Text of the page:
As one of Europe's most important banking centres, Frankfurt has a reputation of being well... boring.
The city in central Germany is home to over 300 banks, including the European Central Bank that is tasked with rescuing the troubled Eurozone.
A city swarming with bankers and bureaucrats is not really compatible with romance, right? Wrong!
Today, as I walked around this really rather pleasant city, I came across a very sweet symbol of romance.
The Eiserner Steg, an iron footbridge that connects the city centre with Sachsenhausen on the southern banks of the Main River, is covered with thousands of padlocks.
Most are engraved with the names of lovers, often with a significant date, and attached to the bridge.
As I loitered on the bridge reading some of them, I saw a couple attach a padlock and then throw the key into the river below. "It symbolises our everlasting love," the newlyweds told me between smooches. All together now, awww...
Over 10,000 people cross this neo-Gothic bridge everyday. And I bet all but the most boring banker does so with a spring in his step.
In search of the sparkle in the cellars and vineyards of Champagne.
As we walk into the tiny neighbourhood bar in Epernay, the self-proclaimed capital of Champagne, two burly blokes stand chatting at the bar.
Their thick fingers clasp not a schooner of beer, but the delicate stem of a tulip-shaped champagne flute.
It may be the world's most revered drink, but in this corner of northeastern France, champagne is the local tipple.
France's Champagne region is made up of roughly 34,000 hectares of vineyards spread across 319 villages, or "crus".
Published in Yahoo!7 Travel. Copyright AAP. Photo: Glen Pearson.
Some scientists believe fasting for two days a week could improve your health. Can you have your cake and eat it, too?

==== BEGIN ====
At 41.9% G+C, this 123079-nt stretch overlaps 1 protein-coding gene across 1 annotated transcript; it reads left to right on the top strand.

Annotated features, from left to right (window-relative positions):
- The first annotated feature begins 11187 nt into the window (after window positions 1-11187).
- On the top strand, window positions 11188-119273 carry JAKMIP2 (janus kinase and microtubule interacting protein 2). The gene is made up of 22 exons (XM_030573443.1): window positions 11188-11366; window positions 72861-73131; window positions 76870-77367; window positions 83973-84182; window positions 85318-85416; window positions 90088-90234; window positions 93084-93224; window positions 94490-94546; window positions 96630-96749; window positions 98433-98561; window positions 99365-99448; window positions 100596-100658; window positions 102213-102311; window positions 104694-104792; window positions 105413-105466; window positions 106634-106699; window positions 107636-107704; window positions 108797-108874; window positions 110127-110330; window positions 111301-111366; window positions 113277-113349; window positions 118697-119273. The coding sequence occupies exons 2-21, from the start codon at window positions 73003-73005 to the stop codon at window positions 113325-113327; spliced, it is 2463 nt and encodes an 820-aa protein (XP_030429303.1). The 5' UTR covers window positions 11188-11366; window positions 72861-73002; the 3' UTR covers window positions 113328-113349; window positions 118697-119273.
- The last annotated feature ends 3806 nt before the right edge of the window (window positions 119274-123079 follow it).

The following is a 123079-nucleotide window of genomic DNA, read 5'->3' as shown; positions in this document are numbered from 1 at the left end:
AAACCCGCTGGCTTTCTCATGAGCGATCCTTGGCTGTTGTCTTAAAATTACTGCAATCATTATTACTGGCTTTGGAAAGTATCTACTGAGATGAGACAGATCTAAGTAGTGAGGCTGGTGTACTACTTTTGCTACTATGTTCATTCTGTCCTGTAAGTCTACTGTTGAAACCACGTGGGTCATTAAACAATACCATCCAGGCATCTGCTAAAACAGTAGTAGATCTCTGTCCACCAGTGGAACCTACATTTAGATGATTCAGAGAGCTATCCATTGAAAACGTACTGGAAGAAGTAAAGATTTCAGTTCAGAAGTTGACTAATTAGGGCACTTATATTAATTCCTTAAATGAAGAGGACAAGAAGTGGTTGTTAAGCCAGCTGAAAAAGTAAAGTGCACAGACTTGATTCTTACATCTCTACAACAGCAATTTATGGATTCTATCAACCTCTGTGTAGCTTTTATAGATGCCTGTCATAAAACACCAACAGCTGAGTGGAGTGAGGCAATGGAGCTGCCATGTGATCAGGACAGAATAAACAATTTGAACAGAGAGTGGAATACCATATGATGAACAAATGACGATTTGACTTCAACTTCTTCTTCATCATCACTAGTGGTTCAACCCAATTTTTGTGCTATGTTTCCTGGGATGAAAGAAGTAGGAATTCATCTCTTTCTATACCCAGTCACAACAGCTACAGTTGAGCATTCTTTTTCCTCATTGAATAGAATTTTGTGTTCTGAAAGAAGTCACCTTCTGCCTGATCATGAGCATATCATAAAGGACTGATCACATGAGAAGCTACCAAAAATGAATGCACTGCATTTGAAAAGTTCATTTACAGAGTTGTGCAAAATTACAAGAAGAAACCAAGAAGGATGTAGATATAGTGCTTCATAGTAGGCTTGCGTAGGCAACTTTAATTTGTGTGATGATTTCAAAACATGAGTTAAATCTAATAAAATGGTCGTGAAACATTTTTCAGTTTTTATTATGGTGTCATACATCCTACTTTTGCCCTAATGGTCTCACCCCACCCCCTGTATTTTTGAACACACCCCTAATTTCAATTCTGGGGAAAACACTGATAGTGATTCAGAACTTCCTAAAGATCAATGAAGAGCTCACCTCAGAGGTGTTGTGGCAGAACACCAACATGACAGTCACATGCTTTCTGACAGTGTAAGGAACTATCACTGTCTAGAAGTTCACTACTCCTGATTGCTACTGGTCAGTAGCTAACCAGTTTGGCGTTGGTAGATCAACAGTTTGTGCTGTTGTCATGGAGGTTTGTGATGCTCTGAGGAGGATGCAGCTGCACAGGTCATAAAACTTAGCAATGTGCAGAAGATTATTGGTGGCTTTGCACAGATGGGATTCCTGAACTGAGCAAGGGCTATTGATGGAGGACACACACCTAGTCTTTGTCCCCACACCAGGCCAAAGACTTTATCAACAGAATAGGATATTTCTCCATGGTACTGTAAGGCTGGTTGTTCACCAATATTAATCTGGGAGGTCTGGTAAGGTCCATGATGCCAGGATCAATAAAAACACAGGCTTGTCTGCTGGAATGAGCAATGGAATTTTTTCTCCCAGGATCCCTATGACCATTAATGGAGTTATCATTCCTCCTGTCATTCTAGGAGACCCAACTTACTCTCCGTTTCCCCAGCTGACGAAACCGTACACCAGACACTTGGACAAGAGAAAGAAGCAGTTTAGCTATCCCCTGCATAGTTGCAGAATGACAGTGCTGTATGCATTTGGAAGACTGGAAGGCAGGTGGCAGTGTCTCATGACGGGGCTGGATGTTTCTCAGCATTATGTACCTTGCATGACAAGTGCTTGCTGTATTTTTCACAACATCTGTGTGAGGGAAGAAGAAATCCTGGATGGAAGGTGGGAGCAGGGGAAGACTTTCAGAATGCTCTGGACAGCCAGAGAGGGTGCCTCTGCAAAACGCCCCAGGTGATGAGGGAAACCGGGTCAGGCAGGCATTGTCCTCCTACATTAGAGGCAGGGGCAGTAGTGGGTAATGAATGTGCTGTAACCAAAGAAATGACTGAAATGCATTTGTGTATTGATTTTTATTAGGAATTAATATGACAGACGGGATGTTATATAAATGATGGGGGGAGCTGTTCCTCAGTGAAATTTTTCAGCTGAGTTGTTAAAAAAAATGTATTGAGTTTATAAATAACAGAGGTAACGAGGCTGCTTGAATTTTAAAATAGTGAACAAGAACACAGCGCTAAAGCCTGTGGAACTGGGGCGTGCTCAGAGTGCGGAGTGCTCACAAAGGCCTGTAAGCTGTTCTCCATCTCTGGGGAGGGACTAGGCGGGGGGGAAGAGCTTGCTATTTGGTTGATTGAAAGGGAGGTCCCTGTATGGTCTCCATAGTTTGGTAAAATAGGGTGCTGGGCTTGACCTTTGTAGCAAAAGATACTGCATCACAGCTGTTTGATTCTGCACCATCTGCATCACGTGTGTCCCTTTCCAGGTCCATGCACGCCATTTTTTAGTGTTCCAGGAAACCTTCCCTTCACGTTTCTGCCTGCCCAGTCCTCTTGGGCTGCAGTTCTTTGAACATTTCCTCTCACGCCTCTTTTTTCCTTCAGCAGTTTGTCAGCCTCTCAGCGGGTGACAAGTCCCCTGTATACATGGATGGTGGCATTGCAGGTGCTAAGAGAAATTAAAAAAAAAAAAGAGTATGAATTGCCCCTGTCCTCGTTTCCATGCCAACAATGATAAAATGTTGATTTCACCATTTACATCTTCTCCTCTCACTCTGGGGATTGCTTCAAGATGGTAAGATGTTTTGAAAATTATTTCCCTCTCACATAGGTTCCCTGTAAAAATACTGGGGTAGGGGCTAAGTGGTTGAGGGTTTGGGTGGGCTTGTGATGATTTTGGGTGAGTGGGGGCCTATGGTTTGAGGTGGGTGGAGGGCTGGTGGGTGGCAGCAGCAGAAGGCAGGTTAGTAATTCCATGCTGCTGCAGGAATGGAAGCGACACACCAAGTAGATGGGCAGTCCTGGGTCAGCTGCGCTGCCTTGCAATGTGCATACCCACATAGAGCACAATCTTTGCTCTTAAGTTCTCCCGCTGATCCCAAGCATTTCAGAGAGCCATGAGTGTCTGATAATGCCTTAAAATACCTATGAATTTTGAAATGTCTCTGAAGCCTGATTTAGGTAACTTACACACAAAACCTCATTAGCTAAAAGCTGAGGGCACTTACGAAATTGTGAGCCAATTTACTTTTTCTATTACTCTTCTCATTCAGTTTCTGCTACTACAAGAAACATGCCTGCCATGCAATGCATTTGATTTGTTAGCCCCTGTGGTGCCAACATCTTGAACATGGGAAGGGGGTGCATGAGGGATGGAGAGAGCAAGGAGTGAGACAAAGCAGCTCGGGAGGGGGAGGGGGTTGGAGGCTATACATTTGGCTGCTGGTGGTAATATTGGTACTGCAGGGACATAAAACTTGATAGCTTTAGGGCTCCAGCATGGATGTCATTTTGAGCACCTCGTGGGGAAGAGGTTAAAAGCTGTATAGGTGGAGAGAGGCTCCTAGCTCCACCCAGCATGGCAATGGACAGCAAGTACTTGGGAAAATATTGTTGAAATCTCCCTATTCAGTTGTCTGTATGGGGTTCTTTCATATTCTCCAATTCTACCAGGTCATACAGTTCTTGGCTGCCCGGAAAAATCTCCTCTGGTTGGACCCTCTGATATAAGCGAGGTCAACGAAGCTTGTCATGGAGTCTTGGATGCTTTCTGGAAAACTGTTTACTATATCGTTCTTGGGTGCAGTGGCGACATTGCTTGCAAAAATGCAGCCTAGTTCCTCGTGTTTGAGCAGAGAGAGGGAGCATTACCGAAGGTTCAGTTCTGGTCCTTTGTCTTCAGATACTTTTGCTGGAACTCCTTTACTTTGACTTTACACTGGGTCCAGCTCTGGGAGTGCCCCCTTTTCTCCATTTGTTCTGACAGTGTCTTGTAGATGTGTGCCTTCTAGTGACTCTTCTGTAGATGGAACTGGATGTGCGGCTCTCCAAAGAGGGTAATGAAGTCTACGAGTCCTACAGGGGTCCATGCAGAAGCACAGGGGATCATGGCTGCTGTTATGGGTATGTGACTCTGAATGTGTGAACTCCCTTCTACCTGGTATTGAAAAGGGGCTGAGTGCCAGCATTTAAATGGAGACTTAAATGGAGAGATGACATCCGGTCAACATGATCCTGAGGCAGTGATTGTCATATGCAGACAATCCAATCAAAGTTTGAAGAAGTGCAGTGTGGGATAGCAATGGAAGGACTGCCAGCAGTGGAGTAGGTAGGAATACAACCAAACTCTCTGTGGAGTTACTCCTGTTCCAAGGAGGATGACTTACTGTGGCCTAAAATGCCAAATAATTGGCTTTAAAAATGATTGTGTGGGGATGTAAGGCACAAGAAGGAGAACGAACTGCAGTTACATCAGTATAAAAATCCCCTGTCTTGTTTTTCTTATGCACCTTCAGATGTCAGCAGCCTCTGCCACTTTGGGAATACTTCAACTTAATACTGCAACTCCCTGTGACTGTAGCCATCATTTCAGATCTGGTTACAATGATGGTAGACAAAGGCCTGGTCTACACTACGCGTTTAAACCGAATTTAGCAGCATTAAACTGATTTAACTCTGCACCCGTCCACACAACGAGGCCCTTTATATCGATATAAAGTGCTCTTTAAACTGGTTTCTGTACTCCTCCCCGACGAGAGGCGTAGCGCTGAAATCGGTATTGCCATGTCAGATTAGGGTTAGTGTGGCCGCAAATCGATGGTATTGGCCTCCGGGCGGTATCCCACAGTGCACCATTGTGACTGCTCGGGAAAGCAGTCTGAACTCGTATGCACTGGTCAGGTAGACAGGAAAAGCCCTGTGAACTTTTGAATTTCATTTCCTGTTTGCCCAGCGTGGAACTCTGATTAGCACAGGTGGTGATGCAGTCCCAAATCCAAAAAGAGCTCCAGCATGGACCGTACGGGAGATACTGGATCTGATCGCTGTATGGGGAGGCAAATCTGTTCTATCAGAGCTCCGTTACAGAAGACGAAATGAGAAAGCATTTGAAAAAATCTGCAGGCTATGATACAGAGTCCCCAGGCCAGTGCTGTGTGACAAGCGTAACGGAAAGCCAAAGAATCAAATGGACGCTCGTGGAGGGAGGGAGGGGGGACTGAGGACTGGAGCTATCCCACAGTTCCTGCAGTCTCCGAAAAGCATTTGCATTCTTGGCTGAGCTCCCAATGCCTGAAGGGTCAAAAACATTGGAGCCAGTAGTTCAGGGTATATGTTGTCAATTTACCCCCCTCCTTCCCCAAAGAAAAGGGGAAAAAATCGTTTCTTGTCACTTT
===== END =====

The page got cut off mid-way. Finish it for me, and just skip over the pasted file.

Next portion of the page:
Every so often, a new diet comes along that captures the public's attention. And 2013 looks set to be the year of the 5:2 diet. Rather than restricting food on a daily basis, which is the traditional approach to dieting, 5:2 means you cut your kilojoule intake for just two, non-consecutive days a week – then eat normally the rest of the time.
On fasting days, men can eat 2500 kilojoules and women 2100 kilojoules, around a quarter of the recommended daily kilojoule intake. There are no rules on what you can and can't eat – you just need to stick within the kilojoule limit.
For women, a sample fast-day menu is a breakfast of two eggs with 50 grams of smoked salmon and black coffee or tea (1000 kilojoules) and another meal of 120 grams of grilled chicken with steamed vegetables (1100 kilojoules). You're encouraged to drink plenty of water and green tea throughout the day, and men can add a slice of multigrain bread and a handful of strawberries.
Published in Sun-Herald's Sunday Life. Copyright Fairfax Media.
Intermittent fasting - where you restrict calorie intake a couple of days a week and eat what you want on others - is being heralded as the secret to losing weight and living longer.
For years we have been told to "eat little and often" and "never skip meals" in order to lose weight and keep it off.
Now, scientists are discovering that short periods of fasting could not only help us beat the bulge, they may also protect against age-related diseases.
Intermittent fasting, where you eat about 25 per cent of your daily energy needs for a couple of days a week, is being touted as potentially "revolutionary".
Studies suggest it could lower the risk of heart disease and protect against diabetes, cancer and neurological diseases such as Alzheimer's and Parkinson's.
Published in Sunday Telegraph's body + soul. Copyright News Limited.
Last year, everyone went to London and Gangnam got discovered. Where will the world be going this year?
1. Scotland, United Kingdom
Scotland has seen fit to dub 2013 the "Year of Natural Scotland,"and what better time to do it?
Anyone who saw the 2012 James Bond thriller "Skyfall" walked away wishing they too could race through Scotland's dramatic countryside and hide out in its misty highlands (granted, while not being pursued by a homicidal Javier Bardem).
Of many outdoor events and special deals planned around the Year of Natural Scotland, highlights include: the Dumfries & Galloway Wildlife Festival 2013 (March 29-April 14); Heb Celt 2013 music festival (July 17-20); Scottish Food and Drink Fortnight (September 7-22); and, of course, The Open Championship golf tournament (July 14-21).
Published in CNNTravel.com. Copyright CNN. Photo: VisitScotland.